POST CARDS FROM THE MUSE
The Dog And the Leash
By Nandy Ekle
I took part in a survey recently—one question, intended to make you think introspectively: name one thing you wish you could bring back from your childhood. This question definitely did get my brain cells working.
I started thinking about what kind of child I was. And then a story bubbled which gave me my answer.
Once upon a time, a girl had a dog. This dog was very energetic and very powerful, and the girl had to learn to control it. She clipped a leash to its collar and they went for a walk. The dog wanted to run and play, and he wanted the girl to run and play with him. But he was big and strong and the girl usually ended up huddled in a corner with a skinned elbow or a tear in her jeans.
But she couldn’t get rid of the dog because he was her constant companion. He went everywhere she went. He slept next to her at night, got up and went to school with her in the morning, came home and ate dinner with her, took baths with her, and then went to bed with her every single night.
And every day she took him for a walk on the leash. She learned to tell him no, that she didn’t want to run. She pulled on the leash to slow him down when he went too fast. And she yanked the leash if he tried to run after a bird or a rabbit.
But she also gave him treats. She bought tasty things for him to chew on. She gave him his favorite snacks. She scratched him behind the ears and made sure he had plenty of healthy food and water.
One day she took her dog out for a walk. She took hold of his collar with one hand and held the leash in the other. She rubbed the metal clip of the leash on the metal loop of his collar, but she didn’t really attach them. Instead she hung the leash around her neck, held her arm out as if she actually was holding the leash, and they began their walk. And an incredible thing happened. Her dog walked as if he really was attached to the leash. He didn’t run away from her, or drag her, or jump around. He walked calmly by her side and obeyed her when she talked to him.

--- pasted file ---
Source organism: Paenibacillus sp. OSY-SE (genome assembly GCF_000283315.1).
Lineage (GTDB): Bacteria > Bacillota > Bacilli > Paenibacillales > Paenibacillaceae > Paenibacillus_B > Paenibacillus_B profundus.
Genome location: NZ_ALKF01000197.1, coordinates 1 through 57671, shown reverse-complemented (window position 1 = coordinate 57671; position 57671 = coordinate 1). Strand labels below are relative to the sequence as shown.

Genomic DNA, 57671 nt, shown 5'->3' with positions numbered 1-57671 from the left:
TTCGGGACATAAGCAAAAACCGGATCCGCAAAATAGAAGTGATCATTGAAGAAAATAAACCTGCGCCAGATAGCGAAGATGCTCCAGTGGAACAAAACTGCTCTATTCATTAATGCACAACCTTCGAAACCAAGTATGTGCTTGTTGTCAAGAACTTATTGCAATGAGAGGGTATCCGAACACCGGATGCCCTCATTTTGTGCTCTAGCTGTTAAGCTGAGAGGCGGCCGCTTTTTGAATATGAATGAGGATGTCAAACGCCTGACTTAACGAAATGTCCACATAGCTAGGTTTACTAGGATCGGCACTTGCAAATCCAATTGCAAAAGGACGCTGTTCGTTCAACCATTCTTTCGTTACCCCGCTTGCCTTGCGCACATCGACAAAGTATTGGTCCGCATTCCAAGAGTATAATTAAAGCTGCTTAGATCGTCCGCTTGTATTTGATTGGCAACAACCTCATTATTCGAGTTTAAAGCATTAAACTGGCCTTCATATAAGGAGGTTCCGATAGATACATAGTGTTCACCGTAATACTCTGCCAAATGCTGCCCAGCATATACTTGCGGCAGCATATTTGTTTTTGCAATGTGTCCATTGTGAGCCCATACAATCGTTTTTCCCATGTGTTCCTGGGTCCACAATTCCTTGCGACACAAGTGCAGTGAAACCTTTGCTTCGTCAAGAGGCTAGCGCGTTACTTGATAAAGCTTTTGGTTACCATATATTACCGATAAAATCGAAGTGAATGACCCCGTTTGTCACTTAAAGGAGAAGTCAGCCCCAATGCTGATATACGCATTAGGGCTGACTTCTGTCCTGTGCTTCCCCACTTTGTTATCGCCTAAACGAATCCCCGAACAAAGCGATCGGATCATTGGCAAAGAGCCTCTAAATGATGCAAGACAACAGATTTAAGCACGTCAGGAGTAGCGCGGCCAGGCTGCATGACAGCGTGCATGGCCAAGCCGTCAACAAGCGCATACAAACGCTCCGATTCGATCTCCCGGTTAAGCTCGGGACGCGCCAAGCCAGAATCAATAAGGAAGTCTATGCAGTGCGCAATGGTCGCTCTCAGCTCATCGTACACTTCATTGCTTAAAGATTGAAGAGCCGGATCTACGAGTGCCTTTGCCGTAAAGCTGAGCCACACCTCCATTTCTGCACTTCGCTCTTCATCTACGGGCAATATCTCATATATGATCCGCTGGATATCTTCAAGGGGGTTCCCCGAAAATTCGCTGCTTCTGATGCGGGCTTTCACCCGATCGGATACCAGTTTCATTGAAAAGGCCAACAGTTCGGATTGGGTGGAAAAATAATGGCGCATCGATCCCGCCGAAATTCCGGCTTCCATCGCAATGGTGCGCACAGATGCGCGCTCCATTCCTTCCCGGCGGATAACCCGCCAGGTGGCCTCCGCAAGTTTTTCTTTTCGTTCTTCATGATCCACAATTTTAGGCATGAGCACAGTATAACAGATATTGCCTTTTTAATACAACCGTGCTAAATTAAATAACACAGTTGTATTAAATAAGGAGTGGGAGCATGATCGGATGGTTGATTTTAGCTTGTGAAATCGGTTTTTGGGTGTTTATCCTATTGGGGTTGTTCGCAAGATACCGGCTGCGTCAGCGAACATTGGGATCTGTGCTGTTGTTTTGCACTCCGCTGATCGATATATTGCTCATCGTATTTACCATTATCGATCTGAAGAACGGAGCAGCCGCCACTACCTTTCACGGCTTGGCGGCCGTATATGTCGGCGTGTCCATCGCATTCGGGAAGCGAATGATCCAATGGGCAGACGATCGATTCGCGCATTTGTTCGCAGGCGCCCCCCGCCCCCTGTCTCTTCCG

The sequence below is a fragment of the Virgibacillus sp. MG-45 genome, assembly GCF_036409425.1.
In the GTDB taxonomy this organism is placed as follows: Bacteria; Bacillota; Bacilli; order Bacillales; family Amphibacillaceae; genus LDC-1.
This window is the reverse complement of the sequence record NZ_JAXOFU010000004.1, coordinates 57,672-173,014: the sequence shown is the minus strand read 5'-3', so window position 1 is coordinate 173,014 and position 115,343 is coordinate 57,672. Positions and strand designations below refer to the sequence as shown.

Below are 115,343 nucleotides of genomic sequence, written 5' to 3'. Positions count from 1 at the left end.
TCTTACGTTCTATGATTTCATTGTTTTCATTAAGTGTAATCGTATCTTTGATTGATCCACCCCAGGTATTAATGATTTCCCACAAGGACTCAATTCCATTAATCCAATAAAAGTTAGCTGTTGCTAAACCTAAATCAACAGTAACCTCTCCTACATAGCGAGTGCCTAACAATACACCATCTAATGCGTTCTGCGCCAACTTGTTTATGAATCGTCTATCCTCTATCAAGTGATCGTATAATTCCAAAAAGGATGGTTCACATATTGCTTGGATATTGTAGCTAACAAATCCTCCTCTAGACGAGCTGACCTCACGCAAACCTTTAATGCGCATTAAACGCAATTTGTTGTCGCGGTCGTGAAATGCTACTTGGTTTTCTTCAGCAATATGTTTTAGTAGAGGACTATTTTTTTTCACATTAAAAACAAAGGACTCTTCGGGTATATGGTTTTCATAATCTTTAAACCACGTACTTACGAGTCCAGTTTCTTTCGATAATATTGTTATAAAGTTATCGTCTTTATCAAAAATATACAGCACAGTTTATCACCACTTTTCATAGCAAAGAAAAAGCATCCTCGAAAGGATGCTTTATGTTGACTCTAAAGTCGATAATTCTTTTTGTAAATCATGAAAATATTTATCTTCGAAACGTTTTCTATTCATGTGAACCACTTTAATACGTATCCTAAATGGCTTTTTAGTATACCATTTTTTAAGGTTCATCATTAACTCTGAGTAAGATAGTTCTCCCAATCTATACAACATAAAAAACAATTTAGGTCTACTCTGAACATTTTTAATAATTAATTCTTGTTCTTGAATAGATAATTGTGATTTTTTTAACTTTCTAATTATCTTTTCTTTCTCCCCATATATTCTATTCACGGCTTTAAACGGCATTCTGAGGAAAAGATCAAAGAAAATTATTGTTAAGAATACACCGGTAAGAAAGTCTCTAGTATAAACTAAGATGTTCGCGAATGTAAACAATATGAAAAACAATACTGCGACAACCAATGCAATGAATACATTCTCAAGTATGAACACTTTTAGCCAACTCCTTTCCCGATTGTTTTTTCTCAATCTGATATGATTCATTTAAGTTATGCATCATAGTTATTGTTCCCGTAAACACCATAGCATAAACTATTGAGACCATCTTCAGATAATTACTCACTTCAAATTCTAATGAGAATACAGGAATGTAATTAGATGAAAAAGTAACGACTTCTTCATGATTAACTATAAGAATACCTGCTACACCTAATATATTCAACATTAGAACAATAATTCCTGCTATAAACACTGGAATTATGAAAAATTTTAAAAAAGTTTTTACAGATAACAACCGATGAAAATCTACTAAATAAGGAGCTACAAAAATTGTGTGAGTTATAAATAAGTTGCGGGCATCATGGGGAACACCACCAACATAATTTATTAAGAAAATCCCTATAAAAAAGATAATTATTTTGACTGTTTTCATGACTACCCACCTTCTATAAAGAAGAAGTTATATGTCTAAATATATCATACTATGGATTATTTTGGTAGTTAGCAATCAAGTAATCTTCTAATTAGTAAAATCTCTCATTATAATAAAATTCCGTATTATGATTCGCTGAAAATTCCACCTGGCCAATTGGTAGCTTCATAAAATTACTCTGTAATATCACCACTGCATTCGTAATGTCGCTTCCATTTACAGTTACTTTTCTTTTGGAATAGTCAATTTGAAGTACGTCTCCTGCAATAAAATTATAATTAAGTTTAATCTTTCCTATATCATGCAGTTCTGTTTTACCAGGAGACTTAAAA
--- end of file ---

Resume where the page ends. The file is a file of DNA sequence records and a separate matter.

After a while she remembered how much fun it was when he was running and jumping, and she wanted him to do that again. So she pretended to take the leash off his collar, but he still stayed calmly by her side. It wasn’t until she began to run that the dog started running as well.
So, I’ve gone through all this to say, I’m the girl and my imagination is the dog. I’ve spent so much time and energy learning to control it, and now when I want it to run wild, it looks at me as if I still have it leashed. If I could bring one thing back from my childhood, it would be my wild and free imagination.
Congratulations. You have just received a post card from the muse.
Why do we, as writers, carry so much guilt? Guilt about the strange and oddly wonderful story ideas that cloud our minds. Do normal people think like that? Guilt about all of the things we should be doing instead of writing. It’s a constant battle to push the self-doubt aside, forget about the leash, and run wild. Excellent post!